Outreach and Education Division

    The EDUCATION AND OUTREACH DIVISION supports chemistry education at all levels, including K-12, college, and adult/continuing education. It maintains liaisons to the Chicago Public Schools and the American Association of Chemistry Teachers (AACT). The Division engages the general public in chemistry-related educational activities, participates in ACS activities at the annual Illinois State Fair, and publicizes all events and news-related content. The division oversees the annual Project SEED program for the Section as well as the Project SEED scholarships. The Division also assists public officials and other community bodies concerning chemistry-related matters. The Education and Outreach Division includes the Education, Outreach, Project SEED, and Public Affairs Committees.

    The EDUCATION COMMITTEE provides chemistry-related educational programs and information to learners of all ages and actively engages with educators at the pre-K-12 and college levels. Subcommittees include:

    • AACT Liaison
    • College Education Subcommittee
    • Continuing Education Subcommittee
    • Chicago School Board Liaison
    • K - 12 Education Subcommittee


    The PUBLIC AFFAIRS COMMITTEE ensures that section members and public officials and bodies are informed of matters where the knowledge and practice of chemistry is of substantial public importance. These matters can include government issues, environmental issues and the social responsibility of chemists. The Public Affairs Committee gives the Public Affairs Award biennially.

    The OUTREACH COMMITTEE engages the general public, educators and children in chemistry-related educational activities and participates in many different types of events around the greater Chicago area.   Subcommittees include:

    • Community Activities Subcommittee
    • Illinois State Fair Subcommittee


    PROJECT SEED COMMITTEE identifies interested low-income and/or minority high school junior and senior students who are interested in participating in a paid summer research experience with  a college or university faculty member.  It supports financial and logistical concerns for the student/ faculty relationships and communicating  relevant program information to the national ACS organization.  The committee is also responsible for distributing Project SEED awards to support the internships. 

    A Potato Power Plant

    Kids, this activity uses a common potato and two different metals to make enough electricity to run a small digital clock. Try this activity then attempt to expand on it to make a science fair project. You'll need a large raw potato, 2 pennies, 2 large galvanized nails, 3 pieces of 6" long wire, and a small digital clock (such as a Radio Shack Stick-on Timer for $4.99). The digital clock can be taken from an inexpensive alarm clock or it can be purchased from an electronics store.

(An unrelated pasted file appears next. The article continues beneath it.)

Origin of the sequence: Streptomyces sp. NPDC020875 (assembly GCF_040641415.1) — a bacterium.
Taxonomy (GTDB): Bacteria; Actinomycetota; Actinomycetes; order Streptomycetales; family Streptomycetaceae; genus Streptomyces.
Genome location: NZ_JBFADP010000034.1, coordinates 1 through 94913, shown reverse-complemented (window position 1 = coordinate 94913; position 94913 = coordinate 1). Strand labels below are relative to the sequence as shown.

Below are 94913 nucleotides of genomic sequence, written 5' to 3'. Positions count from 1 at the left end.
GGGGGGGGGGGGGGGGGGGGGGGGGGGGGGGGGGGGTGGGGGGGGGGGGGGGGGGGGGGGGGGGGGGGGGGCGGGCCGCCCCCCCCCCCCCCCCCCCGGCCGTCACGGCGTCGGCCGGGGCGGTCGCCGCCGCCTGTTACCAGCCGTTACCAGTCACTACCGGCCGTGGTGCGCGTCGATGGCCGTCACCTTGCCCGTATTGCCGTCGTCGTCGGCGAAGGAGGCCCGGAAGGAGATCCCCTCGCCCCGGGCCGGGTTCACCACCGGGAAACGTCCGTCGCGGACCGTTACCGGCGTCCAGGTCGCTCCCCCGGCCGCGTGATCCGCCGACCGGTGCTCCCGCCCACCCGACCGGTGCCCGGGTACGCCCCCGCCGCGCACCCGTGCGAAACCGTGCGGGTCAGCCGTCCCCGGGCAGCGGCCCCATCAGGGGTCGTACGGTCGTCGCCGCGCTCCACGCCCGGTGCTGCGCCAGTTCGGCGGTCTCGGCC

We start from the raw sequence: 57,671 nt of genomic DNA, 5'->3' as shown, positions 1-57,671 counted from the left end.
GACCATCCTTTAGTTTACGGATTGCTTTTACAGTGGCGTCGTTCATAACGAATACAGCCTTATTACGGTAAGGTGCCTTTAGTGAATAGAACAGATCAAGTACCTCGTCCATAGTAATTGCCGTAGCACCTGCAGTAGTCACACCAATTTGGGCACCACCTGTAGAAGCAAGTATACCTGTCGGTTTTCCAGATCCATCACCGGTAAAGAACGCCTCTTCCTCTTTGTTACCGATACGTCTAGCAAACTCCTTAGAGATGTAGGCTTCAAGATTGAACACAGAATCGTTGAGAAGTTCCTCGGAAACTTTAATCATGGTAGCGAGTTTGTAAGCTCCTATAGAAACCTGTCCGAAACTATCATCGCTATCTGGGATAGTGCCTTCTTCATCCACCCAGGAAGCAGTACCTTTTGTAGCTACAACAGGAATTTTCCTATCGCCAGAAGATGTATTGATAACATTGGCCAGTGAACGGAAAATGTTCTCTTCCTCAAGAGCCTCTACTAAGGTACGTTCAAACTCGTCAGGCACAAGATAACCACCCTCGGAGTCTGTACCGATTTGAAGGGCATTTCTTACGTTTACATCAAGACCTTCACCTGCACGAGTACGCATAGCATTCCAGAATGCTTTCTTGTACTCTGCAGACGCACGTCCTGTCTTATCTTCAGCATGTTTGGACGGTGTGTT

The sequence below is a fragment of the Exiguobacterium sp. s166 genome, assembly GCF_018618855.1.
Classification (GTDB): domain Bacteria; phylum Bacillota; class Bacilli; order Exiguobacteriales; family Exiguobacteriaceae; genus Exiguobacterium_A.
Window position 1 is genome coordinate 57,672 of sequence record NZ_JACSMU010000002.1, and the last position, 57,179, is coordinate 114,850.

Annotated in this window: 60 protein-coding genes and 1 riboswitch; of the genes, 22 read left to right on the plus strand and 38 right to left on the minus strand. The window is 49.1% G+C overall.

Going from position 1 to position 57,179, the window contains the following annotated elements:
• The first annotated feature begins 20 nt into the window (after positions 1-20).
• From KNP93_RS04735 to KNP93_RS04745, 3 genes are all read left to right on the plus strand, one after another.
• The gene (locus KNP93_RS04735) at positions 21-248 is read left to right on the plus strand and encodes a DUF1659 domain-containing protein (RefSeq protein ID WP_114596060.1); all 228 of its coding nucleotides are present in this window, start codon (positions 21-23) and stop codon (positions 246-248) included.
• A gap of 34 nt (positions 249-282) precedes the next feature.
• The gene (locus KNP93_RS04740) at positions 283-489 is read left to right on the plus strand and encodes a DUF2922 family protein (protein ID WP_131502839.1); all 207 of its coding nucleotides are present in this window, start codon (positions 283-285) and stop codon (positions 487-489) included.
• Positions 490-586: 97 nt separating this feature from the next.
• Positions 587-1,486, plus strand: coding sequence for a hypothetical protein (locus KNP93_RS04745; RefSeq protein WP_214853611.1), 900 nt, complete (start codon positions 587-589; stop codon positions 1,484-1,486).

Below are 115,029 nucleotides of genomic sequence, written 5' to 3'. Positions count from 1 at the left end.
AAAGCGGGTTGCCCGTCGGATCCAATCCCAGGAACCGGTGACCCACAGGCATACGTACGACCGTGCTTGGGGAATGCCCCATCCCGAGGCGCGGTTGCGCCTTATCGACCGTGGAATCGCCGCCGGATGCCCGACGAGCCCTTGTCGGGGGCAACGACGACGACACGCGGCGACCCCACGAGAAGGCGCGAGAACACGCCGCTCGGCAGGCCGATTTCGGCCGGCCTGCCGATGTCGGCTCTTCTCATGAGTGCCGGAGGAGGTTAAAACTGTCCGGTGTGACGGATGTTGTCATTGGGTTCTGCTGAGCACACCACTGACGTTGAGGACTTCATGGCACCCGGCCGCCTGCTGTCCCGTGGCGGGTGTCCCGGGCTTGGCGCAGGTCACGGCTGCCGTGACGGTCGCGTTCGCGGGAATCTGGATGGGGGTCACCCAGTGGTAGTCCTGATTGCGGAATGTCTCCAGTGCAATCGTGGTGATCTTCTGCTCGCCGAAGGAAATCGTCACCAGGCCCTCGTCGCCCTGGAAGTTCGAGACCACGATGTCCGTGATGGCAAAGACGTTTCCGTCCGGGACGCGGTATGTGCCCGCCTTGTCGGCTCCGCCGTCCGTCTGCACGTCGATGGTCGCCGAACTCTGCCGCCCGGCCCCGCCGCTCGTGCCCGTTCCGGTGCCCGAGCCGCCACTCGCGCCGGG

Please note:  All chemicals and experiments can entail an element of risk, and no experiments should be performed without proper adult supervision.

    First cut the potato in half and place the halves next to each other flat face down on a plate. Strip off about 2 inches of insulation from both ends of each wire. Wrap one end of one wire around one of the nails. Press the nail into one of the potato halves. Wrap one end of another wire around one of the pennies. (Do this by laying the penny across the exposed wire, positioned so that it is centered on the wire and almost touching where the insulation begins. Fold the end of the exposed wire over the top of the penny. Pinch the penny and wire between your index finger and thumb on one hand and pinch the overlapping wire with the other hand. Twist the penny until the wire tightens around the penny). Press the edge of the penny about half way into the other half of the potato. Attach one end of the third wire to the second nail and the other end to the second penny as before. Insert this nail into the potato that already has the penny stuck into it then stick the penny into the potato that already has the nail stuck into it. Pop the back off the timer/clock and remove the button battery. Connect the two wires coming from the potato battery to the contact on the battery holder. If the clock does not light then the polarity (+ / -) might be incorrect. Just touch the wires to the opposite contacts on the timer's battery holder in that case.

    How does it work? Here's the chemistry - the potato contains phosphoric acid. This acid causes chemical reactions to occur at each of the electrodes (galvanized nail and copper penny). The reaction at the copper electrode strips electrons from the copper metal. The galvanized nail contains the zinc needed for the other reaction. The phosphoric acid dissolves the zinc in the nail, which also strips electrons from the zinc. The resulting zinc ions (Zn++) migrate into the acidic juices of the potato. This results in an excess of electrons on the zinc electrode. When a wire is connected from the zinc nail to the copper penny, electrons will flow. This flow of electrons is the electrical current that makes the digital clock function. After this, try hooking the potato battery to an oscilloscope to measure a voltage (about 0.5V); several potato batteries could be connected in series to increase the voltage.


    Kathleen Carrado Gregar, PhD, Argonne National Labs 
    [email protected]
    September 2002